Editorial | School Shooting, When Horror Intrudes
Comments from Annie: This is a nightmare. The stress and stakes supplied by NCLB are killing our kids.
"...in the words of one parent, Halligan apparently despaired over falling grades."
This is too horrible to fathom, and too urgent not to try...
No school, no community - much less, the teenagers who embody the hopes of both - should be put to the awful test that confronted Springfield Township in Montgomery County on Tuesday.
The halls of Springfield Township High School should teem with classroom-bound students, not panicked youngsters fleeing a gunman in fear.
When pushing through the doors to the school library - where student Shane Halligan took his own life early Tuesday - students are prepared to seek answers.
This week, they faced a question without an answer: Why would such a kind and helpful student end his life?
A principal like Joseph Roy hopes to field a staff of teachers who provide keys to knowledge, not scramble to bolt the doors at Roy's shouted command of "lockdown!"
But having faced such a test - when the troubled, 16-year-old arrived at school with an assault rifle in his duffel bag - Springfield students, teachers and school officials, along with township authorities and parents, braved a difficult event well.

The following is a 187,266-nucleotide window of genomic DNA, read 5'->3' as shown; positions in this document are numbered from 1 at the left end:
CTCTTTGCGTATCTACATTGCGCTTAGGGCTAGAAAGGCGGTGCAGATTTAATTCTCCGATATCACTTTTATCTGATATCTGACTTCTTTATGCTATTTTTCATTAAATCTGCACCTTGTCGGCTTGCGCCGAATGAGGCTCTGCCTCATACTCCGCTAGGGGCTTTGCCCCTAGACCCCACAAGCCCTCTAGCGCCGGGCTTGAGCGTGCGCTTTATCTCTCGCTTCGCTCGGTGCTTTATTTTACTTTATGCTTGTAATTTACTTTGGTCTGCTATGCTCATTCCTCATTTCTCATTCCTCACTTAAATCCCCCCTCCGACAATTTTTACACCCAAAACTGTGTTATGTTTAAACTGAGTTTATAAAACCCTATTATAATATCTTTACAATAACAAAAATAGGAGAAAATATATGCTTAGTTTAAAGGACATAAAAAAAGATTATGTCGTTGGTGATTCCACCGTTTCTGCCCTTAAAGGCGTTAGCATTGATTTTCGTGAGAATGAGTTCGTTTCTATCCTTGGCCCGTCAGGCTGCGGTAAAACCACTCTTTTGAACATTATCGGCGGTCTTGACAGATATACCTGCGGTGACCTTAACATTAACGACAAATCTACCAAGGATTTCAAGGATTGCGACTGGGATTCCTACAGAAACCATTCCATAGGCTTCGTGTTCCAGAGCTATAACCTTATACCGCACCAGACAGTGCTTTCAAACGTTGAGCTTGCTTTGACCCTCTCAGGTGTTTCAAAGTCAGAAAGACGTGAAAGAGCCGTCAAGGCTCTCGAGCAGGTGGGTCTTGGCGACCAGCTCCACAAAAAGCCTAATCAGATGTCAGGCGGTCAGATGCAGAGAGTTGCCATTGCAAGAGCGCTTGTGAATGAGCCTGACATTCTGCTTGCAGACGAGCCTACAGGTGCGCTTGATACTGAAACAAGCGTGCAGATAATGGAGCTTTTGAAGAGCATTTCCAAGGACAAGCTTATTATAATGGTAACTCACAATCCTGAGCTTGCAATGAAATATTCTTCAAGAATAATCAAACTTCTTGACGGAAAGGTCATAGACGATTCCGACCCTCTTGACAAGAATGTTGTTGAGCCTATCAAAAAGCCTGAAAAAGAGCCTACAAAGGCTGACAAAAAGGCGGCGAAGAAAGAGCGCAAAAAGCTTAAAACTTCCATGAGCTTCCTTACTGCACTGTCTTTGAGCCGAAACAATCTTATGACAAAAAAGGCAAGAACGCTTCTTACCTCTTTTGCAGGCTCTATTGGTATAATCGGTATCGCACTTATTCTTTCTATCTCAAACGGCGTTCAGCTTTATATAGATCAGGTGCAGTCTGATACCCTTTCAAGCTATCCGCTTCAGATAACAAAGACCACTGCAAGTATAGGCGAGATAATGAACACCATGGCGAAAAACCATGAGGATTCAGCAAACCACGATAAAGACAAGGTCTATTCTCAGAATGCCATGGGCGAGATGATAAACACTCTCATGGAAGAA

When the teen began firing warning shots during a class change, students took cover and were cleared quickly from the halls. Others were locked in classrooms, as they'd drilled to do. Township police arrived in minutes.
In what were tense moments for parents, the district posted online updates every 15 minutes on its Web site. Students were moved to the safety of another building, where they could be reunited with families. E-mail blasts also provided reassurance and condolences from superintendent Roseann Nyiri.
No question, conditions at first were chaotic in school. But it could be said that much went right after one thing went terribly wrong.
That fatal mistake was put in motion by Shane Halligan himself. Eagle Scout, fire company volunteer, "all-American boy," in the words of one parent, Halligan apparently despaired over falling grades. His parents talked of limiting free-time activities until he raised his grades.
Such caring parenting should not have become a life-and-death matter.
But Shane Halligan was able to secretly grab his father's AK-47, smuggle it into school, and shoot himself - with no chance for anyone to talk him safely through his pain.
Why does anyone need such a powerful weapon at home, and how could a teen get his hands on it so easily? Those questions no doubt haunt the Halligan family today.
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